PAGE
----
We don't have those in the US, but I'd cheerfully pay more taxes if we did! We openly hate poor people here and pretty much ignore homeless people.

I noticed last summer when I was in Paris that the only people begging on the streets were pretty clearly not French citizens. Even countries with wide ranging social programs can't really help all their residents. Something has to fill the gap until a solution is devised.
posted by padraigin at 7:54 PM on September 19, 2013 [6 favorites]


Sort of a tangent but I've been wondering about it a lot lately: do men tend to give more money to panhandlers than women do? My boyfriend gives money to homeless people all the time, and I basically never do (although I am very free with cigarettes (which I suppose has its own moral complications)), and I was wondering if I am maybe kind of a dick, but it occurred to me that he can reach into his pocket and pull out a handful of change, whereas I would have to open my purse, pull out my wallet, unzip it, etc. - something I don't exactly love doing in the middle of the sidewalk. Maybe I really am just kind of a dick, though.
posted by naoko at 7:56 PM on September 19, 2013 [1 favorite]


it occurred to me that he can reach into his pocket and pull out a handful of change

I went through a period of always keeping some money in my back pocket, specifically for this reason.
posted by paleyellowwithorange at 8:02 PM on September 19, 2013 [1 favorite]


If I'm asked for food and I have some on me, I offer it. Because I'm vegetarian and have non-standard tastes in food, I'm only taken up on the offer about half the time.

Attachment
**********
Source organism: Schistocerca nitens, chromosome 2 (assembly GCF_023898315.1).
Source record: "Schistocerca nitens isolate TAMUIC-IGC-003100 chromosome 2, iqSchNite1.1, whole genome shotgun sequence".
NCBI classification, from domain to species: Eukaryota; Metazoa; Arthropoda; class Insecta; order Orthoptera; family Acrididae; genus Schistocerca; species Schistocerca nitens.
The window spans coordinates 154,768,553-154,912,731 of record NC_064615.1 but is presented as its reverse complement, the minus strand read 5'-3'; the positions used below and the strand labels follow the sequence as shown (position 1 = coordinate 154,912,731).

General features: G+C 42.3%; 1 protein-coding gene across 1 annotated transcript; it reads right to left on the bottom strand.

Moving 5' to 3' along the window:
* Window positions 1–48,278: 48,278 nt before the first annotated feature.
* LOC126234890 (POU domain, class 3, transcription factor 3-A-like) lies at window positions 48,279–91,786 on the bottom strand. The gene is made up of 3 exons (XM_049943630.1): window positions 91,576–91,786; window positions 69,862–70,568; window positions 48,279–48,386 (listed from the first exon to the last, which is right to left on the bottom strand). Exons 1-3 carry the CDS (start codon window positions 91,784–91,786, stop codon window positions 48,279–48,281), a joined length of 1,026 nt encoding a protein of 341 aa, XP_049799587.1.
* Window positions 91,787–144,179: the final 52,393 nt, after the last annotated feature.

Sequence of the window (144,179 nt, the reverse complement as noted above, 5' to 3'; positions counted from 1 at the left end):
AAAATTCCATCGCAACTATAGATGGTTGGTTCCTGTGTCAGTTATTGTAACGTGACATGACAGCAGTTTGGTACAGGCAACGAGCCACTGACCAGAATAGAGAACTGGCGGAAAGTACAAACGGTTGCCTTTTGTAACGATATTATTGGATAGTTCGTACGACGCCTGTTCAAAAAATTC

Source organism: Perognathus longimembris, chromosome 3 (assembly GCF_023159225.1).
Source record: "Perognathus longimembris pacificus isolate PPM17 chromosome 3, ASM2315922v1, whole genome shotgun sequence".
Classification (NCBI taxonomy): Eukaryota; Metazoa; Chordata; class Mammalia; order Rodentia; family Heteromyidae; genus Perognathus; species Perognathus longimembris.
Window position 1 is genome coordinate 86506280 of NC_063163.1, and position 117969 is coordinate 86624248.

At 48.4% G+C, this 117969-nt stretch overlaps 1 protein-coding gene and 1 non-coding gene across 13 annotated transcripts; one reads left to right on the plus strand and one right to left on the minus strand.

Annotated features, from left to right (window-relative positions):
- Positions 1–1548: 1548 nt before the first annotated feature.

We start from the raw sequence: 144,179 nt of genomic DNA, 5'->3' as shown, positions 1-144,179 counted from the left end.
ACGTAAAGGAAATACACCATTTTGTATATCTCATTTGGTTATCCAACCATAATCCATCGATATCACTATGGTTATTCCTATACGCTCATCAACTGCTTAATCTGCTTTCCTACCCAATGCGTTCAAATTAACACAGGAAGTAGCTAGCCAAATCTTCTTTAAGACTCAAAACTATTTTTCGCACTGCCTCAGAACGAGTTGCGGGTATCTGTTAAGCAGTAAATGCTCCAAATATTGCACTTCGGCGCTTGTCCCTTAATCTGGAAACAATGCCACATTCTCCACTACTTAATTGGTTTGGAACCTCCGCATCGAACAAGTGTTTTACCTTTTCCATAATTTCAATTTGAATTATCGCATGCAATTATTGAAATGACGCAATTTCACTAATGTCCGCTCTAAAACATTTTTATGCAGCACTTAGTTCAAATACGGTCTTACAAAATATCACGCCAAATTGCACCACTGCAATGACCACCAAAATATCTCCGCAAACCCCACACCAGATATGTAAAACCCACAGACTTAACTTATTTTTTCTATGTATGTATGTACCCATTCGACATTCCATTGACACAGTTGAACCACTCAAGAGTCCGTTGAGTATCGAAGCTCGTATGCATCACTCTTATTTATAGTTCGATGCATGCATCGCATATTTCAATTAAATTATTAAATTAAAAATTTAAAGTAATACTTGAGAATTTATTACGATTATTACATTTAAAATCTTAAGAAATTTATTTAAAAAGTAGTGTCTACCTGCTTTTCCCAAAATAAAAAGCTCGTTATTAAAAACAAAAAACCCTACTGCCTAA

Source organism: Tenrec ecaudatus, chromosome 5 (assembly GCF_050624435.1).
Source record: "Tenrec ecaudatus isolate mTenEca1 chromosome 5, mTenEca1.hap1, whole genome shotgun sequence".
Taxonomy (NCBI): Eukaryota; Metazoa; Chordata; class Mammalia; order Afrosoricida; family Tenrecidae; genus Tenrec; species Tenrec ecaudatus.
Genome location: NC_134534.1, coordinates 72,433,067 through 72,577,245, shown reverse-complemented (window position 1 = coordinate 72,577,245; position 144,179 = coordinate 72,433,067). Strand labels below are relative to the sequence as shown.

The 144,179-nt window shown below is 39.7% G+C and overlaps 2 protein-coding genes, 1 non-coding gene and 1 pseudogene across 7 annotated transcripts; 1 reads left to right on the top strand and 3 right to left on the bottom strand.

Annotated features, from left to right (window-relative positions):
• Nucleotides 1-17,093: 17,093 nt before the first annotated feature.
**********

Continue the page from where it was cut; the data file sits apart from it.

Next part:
A typical refusal: I was out to dinner with a friend at a Mexican restaurant at a table on the sidewalk. A homeless man came by asking for money or food, and I had actually just had half of my dinner boxed up to take home. I offered it to him, and he asked what it was. "A tofu taco and a side of rice - the taco's still whole because the dinner came with two and I could only eat one." "No thanks, I don't like tofu. Appreciate the offer, though." And he moved on.

Two women sitting next to me started clucking in shame. "I can't believe he wouldn't take your food! He wasn't really hungry after all! And you were so nice!" I told them that actually I was quite happy to have my leftovers if he didn't want them and appreciate that he didn't just take it and toss it later. Also way preferable to the homeless guy who threw my granola bar at my head when he decided it wasn't his taste.
posted by vegartanipla at 8:14 PM on September 19, 2013 [4 favorites]